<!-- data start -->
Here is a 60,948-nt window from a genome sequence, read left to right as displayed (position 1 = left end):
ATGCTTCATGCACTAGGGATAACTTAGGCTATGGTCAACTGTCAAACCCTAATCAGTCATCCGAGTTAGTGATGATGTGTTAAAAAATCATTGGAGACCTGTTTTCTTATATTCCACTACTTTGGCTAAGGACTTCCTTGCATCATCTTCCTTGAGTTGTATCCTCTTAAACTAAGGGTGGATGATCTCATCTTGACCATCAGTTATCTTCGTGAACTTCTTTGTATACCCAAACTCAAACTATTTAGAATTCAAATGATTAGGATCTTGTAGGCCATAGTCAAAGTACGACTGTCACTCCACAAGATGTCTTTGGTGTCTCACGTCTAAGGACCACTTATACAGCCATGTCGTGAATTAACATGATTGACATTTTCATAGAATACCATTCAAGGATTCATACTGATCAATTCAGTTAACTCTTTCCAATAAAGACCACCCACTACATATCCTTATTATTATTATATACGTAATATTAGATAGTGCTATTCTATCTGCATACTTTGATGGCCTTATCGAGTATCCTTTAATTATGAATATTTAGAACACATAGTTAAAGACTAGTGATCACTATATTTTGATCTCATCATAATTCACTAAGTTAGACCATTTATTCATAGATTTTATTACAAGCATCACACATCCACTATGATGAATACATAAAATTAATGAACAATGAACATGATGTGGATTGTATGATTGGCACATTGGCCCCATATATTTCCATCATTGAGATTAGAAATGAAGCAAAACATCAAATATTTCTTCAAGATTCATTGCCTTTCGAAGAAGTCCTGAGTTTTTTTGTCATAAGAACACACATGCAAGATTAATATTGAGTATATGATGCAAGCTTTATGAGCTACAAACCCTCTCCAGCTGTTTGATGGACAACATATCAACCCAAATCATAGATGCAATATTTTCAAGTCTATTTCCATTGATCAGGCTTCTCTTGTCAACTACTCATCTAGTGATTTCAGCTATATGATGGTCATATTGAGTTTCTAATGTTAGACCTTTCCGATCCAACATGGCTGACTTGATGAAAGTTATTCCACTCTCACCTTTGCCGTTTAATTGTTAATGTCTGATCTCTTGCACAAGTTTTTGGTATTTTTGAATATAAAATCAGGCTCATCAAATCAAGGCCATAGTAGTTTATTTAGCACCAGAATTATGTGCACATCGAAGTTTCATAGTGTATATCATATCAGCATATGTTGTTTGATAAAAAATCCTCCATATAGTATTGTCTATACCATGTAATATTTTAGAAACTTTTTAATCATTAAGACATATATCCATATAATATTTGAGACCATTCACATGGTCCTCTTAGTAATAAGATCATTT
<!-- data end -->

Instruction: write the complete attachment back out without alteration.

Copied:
Here is a 60,948-nt window from a genome sequence, read left to right as displayed (position 1 = left end):
ATGCTTCATGCACTAGGGATAACTTAGGCTATGGTCAACTGTCAAACCCTAATCAGTCATCCGAGTTAGTGATGATGTGTTAAAAAATCATTGGAGACCTGTTTTCTTATATTCCACTACTTTGGCTAAGGACTTCCTTGCATCATCTTCCTTGAGTTGTATCCTCTTAAACTAAGGGTGGATGATCTCATCTTGACCATCAGTTATCTTCGTGAACTTCTTTGTATACCCAAACTCAAACTATTTAGAATTCAAATGATTAGGATCTTGTAGGCCATAGTCAAAGTACGACTGTCACTCCACAAGATGTCTTTGGTGTCTCACGTCTAAGGACCACTTATACAGCCATGTCGTGAATTAACATGATTGACATTTTCATAGAATACCATTCAAGGATTCATACTGATCAATTCAGTTAACTCTTTCCAATAAAGACCACCCACTACATATCCTTATTATTATTATATACGTAATATTAGATAGTGCTATTCTATCTGCATACTTTGATGGCCTTATCGAGTATCCTTTAATTATGAATATTTAGAACACATAGTTAAAGACTAGTGATCACTATATTTTGATCTCATCATAATTCACTAAGTTAGACCATTTATTCATAGATTTTATTACAAGCATCACACATCCACTATGATGAATACATAAAATTAATGAACAATGAACATGATGTGGATTGTATGATTGGCACATTGGCCCCATATATTTCCATCATTGAGATTAGAAATGAAGCAAAACATCAAATATTTCTTCAAGATTCATTGCCTTTCGAAGAAGTCCTGAGTTTTTTTGTCATAAGAACACACATGCAAGATTAATATTGAGTATATGATGCAAGCTTTATGAGCTACAAACCCTCTCCAGCTGTTTGATGGACAACATATCAACCCAAATCATAGATGCAATATTTTCAAGTCTATTTCCATTGATCAGGCTTCTCTTGTCAACTACTCATCTAGTGATTTCAGCTATATGATGGTCATATTGAGTTTCTAATGTTAGACCTTTCCGATCCAACATGGCTGACTTGATGAAAGTTATTCCACTCTCACCTTTGCCGTTTAATTGTTAATGTCTGATCTCTTGCACAAGTTTTTGGTATTTTTGAATATAAAATCAGGCTCATCAAATCAAGGCCATAGTAGTTTATTTAGCACCAGAATTATGTGCACATCGAAGTTTCATAGTGTATATCATATCAGCATATGTTGTTTGATAAAAAATCCTCCATATAGTATTGTCTATACCATGTAATATTTTAGAAACTTTTTAATCATTAAGACATATATCCATATAATATTTGAGACCATTCACATGGTCCTCTTAGTAATAAGATCATTT